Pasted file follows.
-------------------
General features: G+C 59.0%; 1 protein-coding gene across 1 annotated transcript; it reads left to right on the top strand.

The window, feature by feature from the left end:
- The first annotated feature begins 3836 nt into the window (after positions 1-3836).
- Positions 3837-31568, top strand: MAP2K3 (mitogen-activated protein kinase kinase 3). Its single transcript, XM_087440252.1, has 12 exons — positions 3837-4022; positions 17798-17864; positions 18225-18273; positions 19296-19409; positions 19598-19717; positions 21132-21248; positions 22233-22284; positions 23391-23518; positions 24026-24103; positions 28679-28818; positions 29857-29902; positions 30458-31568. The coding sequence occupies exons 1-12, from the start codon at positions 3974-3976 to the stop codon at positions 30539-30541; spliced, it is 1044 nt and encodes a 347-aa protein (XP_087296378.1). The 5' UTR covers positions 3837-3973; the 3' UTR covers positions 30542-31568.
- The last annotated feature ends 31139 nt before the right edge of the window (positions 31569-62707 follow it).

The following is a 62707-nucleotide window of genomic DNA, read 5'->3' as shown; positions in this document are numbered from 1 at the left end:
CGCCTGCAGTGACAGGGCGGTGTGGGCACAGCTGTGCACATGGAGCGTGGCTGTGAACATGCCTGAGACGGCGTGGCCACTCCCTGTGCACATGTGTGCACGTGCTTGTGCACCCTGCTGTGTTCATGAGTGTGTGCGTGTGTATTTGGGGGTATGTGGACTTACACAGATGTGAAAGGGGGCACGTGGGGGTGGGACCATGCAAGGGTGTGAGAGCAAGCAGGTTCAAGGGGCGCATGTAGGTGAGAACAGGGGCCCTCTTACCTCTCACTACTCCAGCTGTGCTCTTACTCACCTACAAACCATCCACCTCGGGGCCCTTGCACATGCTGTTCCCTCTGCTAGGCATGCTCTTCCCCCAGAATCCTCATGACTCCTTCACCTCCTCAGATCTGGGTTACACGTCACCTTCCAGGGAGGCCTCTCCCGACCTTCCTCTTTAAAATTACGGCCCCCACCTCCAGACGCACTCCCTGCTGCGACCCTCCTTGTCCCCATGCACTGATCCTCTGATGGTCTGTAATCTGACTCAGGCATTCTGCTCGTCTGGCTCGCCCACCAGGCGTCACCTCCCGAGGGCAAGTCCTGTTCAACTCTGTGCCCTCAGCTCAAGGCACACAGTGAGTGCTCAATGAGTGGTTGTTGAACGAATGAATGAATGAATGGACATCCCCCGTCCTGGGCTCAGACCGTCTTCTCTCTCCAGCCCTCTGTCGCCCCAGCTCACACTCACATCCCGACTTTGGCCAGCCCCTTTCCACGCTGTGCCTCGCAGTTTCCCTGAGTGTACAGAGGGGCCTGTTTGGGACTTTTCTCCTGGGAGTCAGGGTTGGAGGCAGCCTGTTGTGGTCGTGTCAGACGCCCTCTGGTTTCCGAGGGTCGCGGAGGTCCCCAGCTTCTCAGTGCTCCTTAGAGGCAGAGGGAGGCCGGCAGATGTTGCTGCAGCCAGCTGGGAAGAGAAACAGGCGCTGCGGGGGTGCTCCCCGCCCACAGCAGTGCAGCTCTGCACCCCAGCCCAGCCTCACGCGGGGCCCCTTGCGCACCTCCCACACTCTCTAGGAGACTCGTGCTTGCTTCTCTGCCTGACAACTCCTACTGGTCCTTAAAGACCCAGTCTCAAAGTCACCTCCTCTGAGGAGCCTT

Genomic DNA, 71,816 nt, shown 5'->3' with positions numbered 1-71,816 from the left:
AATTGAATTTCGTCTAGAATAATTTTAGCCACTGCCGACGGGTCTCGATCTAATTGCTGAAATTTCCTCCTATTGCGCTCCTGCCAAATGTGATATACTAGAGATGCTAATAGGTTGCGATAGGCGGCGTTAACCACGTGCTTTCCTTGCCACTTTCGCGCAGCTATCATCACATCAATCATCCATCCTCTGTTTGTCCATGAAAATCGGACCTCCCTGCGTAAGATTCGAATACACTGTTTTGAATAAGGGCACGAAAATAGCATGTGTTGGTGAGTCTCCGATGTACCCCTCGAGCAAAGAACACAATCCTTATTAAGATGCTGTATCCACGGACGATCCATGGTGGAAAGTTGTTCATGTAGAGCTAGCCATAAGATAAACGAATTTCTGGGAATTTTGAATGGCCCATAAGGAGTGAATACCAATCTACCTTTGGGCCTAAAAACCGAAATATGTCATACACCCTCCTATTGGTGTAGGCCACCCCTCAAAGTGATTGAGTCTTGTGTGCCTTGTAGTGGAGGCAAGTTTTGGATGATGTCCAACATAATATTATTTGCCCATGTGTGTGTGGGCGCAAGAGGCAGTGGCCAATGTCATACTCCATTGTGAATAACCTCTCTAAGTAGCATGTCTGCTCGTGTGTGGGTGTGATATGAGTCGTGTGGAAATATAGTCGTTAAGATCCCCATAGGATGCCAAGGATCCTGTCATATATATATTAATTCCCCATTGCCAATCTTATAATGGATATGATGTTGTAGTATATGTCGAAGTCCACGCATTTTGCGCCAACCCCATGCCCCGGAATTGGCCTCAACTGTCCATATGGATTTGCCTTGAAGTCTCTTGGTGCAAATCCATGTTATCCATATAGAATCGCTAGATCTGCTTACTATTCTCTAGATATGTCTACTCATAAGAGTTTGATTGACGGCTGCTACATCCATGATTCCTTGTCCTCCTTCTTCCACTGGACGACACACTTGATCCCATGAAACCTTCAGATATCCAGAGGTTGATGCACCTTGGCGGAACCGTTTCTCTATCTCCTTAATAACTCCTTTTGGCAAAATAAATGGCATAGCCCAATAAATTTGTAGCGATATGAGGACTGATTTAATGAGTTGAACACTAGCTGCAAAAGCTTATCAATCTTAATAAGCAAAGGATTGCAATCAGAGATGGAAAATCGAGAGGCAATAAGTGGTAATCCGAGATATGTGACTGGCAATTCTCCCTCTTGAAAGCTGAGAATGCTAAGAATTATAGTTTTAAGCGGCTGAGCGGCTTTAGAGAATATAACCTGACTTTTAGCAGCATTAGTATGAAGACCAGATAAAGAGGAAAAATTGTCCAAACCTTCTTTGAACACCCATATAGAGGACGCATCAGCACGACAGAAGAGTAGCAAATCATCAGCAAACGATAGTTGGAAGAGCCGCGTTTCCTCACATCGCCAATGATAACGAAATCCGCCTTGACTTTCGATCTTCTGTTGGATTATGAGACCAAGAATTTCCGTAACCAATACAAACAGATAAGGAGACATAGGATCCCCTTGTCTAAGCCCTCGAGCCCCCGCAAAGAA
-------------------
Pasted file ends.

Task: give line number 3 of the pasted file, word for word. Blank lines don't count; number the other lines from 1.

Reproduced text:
- The first annotated feature begins 3836 nt into the window (after positions 1-3836).